Change comes slowly to this remote mountain town of 432 souls. The township is so isolated, it became the focus of a five year study, after being identified as the most inaccessible municipality in the continental United States during the most recent Census.
The main source of news is still the mid-morning newscast from the low-power UHF TV Station WDMF, with studios located in the back room of Ernie’s General Mercantile Emporium, Public Library and Post Office. The newscast used to be earlier in the day, until the schedule for the daily coal train passing by downtown Drumpfville was changed several years ago. Newscaster, proprietor and postmaster Ernie Schillback has had a long-standing arrangement with the railroad’s engineers, who throw their copy of The Shwatupaluta Leader on his doorstep every day.
Officials of encompassing Shwatupaluta County, still referred to locally as ‘them damn revenuers‘, have not stepped foot in the village since several unfortunate tar and feathering incidents in the mid sixties.
The biggest political issue is a decades-long, bitter debate on whether the ‘f‘ in the town’s name should be silent or not.
The town is not completely cut off from the outside world. There are a few radio stations that can be picked up intermittently in the mountainous terrain known to interfere with broadcast reception. While home internet is still an almost non-existent rarity, internet access is freely available to all residents via Mr. Schillback’s AOL account at a public computer in his store.
A group of graduate anthropology and psychology students from West Virginia Polytechnic have spent the past five years living amongst this isolated populace, slowly gaining a begrudged trust from the denizens.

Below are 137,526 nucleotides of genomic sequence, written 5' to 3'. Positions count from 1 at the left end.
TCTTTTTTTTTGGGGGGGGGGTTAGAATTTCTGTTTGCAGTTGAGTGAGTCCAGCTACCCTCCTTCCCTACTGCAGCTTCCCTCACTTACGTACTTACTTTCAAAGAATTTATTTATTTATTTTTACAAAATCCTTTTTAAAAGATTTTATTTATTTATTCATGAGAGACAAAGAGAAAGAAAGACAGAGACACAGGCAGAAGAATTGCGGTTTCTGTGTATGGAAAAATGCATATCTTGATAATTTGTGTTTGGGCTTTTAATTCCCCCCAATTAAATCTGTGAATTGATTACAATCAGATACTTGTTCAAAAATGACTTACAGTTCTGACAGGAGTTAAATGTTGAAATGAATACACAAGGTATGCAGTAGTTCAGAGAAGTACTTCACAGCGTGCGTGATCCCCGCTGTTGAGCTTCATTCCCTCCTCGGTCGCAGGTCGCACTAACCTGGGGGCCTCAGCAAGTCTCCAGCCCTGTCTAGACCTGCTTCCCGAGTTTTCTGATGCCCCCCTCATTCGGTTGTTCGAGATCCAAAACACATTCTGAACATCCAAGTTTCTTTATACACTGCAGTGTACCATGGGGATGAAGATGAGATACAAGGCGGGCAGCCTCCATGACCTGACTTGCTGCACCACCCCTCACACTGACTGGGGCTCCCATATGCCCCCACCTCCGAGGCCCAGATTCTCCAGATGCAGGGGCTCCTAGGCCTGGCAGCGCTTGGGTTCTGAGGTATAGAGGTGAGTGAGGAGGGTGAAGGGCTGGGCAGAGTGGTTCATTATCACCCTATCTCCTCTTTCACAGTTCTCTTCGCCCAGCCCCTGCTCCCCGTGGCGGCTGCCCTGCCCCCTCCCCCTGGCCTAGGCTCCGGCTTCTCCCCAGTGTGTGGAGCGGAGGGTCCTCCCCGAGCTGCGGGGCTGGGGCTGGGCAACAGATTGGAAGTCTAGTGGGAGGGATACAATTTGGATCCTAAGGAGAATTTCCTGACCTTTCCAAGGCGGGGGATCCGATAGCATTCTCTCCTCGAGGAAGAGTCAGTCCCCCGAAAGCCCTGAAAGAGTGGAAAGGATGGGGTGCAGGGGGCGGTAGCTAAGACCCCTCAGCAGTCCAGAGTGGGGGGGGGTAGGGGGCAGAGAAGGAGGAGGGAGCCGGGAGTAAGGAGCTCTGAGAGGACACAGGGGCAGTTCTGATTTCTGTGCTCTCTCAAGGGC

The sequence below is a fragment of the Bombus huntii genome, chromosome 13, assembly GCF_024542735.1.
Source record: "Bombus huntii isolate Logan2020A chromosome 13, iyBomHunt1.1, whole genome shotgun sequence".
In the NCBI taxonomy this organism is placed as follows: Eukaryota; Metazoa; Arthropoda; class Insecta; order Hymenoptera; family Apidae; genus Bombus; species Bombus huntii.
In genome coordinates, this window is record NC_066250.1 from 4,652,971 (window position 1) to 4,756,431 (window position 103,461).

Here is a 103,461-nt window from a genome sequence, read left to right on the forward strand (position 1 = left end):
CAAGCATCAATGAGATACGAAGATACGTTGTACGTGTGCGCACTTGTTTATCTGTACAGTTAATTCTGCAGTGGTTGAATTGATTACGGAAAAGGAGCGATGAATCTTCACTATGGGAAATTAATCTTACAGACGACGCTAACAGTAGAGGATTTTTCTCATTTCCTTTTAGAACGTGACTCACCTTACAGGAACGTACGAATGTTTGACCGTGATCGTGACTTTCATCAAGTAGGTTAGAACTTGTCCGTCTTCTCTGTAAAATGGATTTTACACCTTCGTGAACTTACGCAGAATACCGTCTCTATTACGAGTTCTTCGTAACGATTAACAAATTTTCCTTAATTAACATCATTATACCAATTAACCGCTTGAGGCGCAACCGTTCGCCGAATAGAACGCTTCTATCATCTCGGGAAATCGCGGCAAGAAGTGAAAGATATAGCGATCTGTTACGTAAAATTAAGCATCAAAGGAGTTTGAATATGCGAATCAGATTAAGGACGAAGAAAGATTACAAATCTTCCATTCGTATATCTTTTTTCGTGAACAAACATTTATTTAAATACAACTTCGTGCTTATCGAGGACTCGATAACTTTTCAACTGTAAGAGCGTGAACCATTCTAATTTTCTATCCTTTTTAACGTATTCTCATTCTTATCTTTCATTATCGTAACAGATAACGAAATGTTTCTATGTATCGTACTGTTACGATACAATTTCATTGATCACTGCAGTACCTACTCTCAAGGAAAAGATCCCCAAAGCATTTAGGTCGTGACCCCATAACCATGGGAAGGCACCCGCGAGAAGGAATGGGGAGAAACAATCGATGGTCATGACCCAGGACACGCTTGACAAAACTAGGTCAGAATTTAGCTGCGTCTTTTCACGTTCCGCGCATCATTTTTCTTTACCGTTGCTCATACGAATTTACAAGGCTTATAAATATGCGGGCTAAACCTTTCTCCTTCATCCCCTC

“We’ve discovered one startling metric that is the single trait shared by 100 percent of the study population,” Project Leader Ernst Fukidima told our own Flying Car News Team at the study group’s base camp located a half-mile outside of town. “Over the past few years we’ve conducted literally thousands of personality profiles, double-blind studies, all of the normal research that gets the most funding. For the most part, the study population is as diverse as one would expect to find with any similarly sized population, regardless of external environmental factors. Except for one factor, that when compared against the compiled data, sticks out like a giant, sore thumb: The complete apathy displayed by every member of this population, regarding the British rock group Led Zeppelin.
It’s really the weirdest thing. We still can’t determine the root cause for this unique factor. These people have been exposed to popular culture and music, albeit in smaller doses than the norm. And historically, Led Zeppelin is a polarizing, ‘love it or hate it’ factor in every study I’ve ever conducted. But in this town, the subject is a total so-what. I mean, if ‘Stairway to Heaven‘ happens to be playing on the radio, no one here will shut it off, but it’s strictly background noise to them. If you ask five minutes later what song was playing, they won’t remember.
This phenomena does not appear to extend to any other popular group or figure, musical or not. You’ll find the standard mix of opinions, with varying degrees of strength, regarding anyone else. In fact, just mention Justin Bieber in the wrong context, and you’re liable to start a wild bar fight. Trust me on that one.”